Chronic mucosal inflammation of the nose and paranasal sinuses is common. The symptoms of chronic rhinosinusitis (CRS) are thought to affect 16%, or 30 million, Americans in population-based studies [1,2]. While these surveys are questionnaire based and may overdiagnose the condition, even physician-diagnosed incidences are reported as2%to4%[3,4],which still represents anenormousdiseaseburden.Nosolid data have been published on the duration of episodes, whether treated or from natural resolution. CRS affects an increasing proportion of the adult population until the sixth decade, then declines . The quality-of-life impact of the disease, as measured by SF-36 scores, is comparable or worse to other chronic conditions such as chronic obstructive pulmonary disease (COPD), congestive heart failure (CHF), and back pain . Identifying CRS patients correctly, from other sinonasal conditions, and providing health care interventions can greatly reduce the burden of disease within this group. We discuss the following concepts for the diagnosis of CRS: • Defining CRS • Presenting symptoms and differential diagnoses • Other significant patient history • Primary and secondary investigations • Diagnostic schemes and clinical workup This chapter discusses the current concepts of CRS with or without nasal polyps and an evidence-based review of the diagnostic methods.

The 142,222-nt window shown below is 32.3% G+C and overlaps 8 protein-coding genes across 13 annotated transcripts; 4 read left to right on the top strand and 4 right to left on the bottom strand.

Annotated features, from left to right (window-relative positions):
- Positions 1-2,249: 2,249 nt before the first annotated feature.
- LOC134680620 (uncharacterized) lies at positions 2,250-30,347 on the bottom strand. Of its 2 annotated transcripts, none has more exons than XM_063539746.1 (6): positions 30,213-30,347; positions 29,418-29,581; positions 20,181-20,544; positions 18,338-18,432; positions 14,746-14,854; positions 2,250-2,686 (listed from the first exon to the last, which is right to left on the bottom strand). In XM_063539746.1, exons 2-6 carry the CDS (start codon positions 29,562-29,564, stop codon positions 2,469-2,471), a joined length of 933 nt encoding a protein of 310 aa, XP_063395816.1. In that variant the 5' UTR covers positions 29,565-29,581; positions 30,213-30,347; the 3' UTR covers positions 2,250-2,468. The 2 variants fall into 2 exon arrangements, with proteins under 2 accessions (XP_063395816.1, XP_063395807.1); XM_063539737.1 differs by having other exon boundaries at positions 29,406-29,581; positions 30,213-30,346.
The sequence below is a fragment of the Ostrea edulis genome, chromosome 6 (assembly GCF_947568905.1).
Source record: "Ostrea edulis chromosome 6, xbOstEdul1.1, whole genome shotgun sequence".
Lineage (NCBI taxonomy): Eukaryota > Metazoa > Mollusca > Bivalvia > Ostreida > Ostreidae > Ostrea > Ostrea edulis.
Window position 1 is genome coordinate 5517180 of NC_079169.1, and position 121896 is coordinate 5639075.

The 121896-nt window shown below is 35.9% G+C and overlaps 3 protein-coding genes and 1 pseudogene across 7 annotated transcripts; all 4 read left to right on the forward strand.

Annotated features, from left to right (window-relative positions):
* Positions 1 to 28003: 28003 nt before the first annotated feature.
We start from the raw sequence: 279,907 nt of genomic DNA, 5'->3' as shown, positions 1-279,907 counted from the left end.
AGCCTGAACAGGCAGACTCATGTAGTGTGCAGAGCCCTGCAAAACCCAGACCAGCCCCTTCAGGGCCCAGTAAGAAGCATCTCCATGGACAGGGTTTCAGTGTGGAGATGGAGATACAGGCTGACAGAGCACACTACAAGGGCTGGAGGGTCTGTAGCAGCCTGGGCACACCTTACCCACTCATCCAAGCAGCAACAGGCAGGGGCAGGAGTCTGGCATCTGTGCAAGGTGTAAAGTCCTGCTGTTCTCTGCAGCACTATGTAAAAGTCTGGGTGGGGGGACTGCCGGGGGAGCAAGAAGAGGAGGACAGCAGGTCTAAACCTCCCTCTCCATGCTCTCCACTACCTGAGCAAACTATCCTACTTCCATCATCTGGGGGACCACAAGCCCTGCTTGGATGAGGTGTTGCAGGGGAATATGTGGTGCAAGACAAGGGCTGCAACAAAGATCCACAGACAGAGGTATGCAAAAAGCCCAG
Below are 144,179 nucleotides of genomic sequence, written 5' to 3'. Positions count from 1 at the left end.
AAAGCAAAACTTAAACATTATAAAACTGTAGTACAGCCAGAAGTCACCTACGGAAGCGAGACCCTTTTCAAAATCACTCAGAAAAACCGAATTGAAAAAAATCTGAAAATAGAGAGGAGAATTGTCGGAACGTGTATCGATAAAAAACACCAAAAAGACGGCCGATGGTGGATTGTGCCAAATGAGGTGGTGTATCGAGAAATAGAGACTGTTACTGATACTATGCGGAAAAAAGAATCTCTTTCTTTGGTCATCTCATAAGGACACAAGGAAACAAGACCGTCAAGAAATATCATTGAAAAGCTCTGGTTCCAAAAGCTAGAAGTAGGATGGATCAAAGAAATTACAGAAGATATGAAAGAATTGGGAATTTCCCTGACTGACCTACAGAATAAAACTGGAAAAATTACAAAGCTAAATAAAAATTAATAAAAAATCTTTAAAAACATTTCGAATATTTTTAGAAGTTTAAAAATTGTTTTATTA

|Title of host publication||Rhinosinusitis: A Guide for Diagnosis and Management|
|Editors||Erica R Thaler, David W. Kennedy|
|Place of Publication||New York United States|
|Publisher||Springer, Springer Nature|
|Number of pages||24|
|Publication status||Published - 2008|